Credit score660 or higher
Co-signerYes, release permitted after 36 on-time payments
Accepted citizenship status
  • U.S. citizen
  • Permanent resident
DegreeBachelor's or higher
EmployedYes or signed job offer
Eligible schoolsAll four-year, Title IV public and private institutions

How Does CommonBond Compare to Other Student Lenders?

CommonBond does not refinance loans for borrowers without at least a four-year degree from a Title IV institution, while both SoFi and Earnest will refinance loans for borrowers with an associate's degree. And although SoFi may have higher APRs than CommonBond, the lender offers extra employment and forbearance guidance to help borrowers facing financial difficulties.

CommonBondSoFiEarnest
Loan types offered
  • Student loan refinance
  • Private Student Loan
  • Student loan refinance
  • Medical residency refinance
  • Student loan refinance
APR range
  • 3.20% - 7.75% Fixed
  • 2.72% - 7.25% Variable
  • 3.90% - 8.05% Fixed
  • 2.47% - 7.24% Variable
  • 3.89% - 6.32% Fixed
  • 2.47% - 5.87% Variable
Loan amount$5,000 - $500,000$5,000 up to 100% school-certified expenses$5,000 - $500,000
SchoolHold a four-year or graduate degree from any Title IV institutionHold a two-year or higher degree from any Title IV institutionHold a degree from any Title IV institution
EmployedYes or signed job offerYes or signed job offerYes or signed job offer
Co-signerYes, release permitted after 36 on-time paymentsYes, release not permittedNot permitted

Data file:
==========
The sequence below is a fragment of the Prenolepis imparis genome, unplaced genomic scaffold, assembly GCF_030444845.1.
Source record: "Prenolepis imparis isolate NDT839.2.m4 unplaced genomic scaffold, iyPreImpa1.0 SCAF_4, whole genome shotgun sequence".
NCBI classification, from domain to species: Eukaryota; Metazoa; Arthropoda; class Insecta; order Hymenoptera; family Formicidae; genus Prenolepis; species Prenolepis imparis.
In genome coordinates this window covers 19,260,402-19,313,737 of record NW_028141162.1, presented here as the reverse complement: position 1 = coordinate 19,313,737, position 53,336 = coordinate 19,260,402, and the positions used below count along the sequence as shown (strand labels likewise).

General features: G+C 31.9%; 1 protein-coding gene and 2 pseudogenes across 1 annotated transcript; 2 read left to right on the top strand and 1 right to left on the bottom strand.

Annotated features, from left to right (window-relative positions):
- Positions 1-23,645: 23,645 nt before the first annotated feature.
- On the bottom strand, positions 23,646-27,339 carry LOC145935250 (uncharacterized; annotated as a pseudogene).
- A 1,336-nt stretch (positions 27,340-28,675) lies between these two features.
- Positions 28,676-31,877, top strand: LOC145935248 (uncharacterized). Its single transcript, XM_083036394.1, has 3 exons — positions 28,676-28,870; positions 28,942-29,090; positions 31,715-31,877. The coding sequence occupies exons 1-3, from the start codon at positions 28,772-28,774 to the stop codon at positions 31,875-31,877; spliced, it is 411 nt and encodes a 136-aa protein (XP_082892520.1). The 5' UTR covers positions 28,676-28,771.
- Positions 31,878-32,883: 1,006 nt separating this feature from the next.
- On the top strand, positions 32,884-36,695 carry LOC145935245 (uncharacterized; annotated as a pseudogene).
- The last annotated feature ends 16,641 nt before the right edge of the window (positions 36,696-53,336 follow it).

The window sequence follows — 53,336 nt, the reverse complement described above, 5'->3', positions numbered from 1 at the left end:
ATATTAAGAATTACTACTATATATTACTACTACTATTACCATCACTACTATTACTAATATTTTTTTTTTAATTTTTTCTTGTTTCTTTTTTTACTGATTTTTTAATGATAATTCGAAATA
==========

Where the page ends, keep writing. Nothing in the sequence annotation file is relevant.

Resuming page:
Discounts
  • $200 referral bonus
  • $300 referral bonus

*Rates include 0.25% rate discount with auto-pay

CommonBond vs. SoFi

SoFi will be a better option for borrowers looking to refinance in Idaho, Louisiana, Mississippi, Nevada and Vermont as well, as those with less than a bachelor's degree from a Title IV institution, as CommonBond doesn't refinance loans for these borrower types. The lender provides more value by offering job placement services with career coaches and networking opportunities to help borrowers find employment, if needed. CommonBond does have a better APR range and allows co-signers to be released from the loan, unlike SoFi, but if you don't qualify for a low rate, SoFi offers more value for refinancing borrowers.

CommonBond vs. Earnest

CommonBond is the better refinancing option for most borrowers as Earnest is more difficult to qualify for because it doesn't allow borrowers to use a co-signer. Earnest makes the most sense for borrowers that have less than a four-year degree and have enough financial history to qualify for its low rates. The lender looks at more than just your credit to determine eligibility for its loans, including earning potential and savings patterns. Otherwise, CommonBond is a better option as it allows borrowers to use co-signers to qualify and still has similar rates to Earnest. Earnest is also not available in Alabama, Delaware, Kentucky, Nevada and Rhode Island but can lend to borrowers in the states that CommonBond doesn't cover.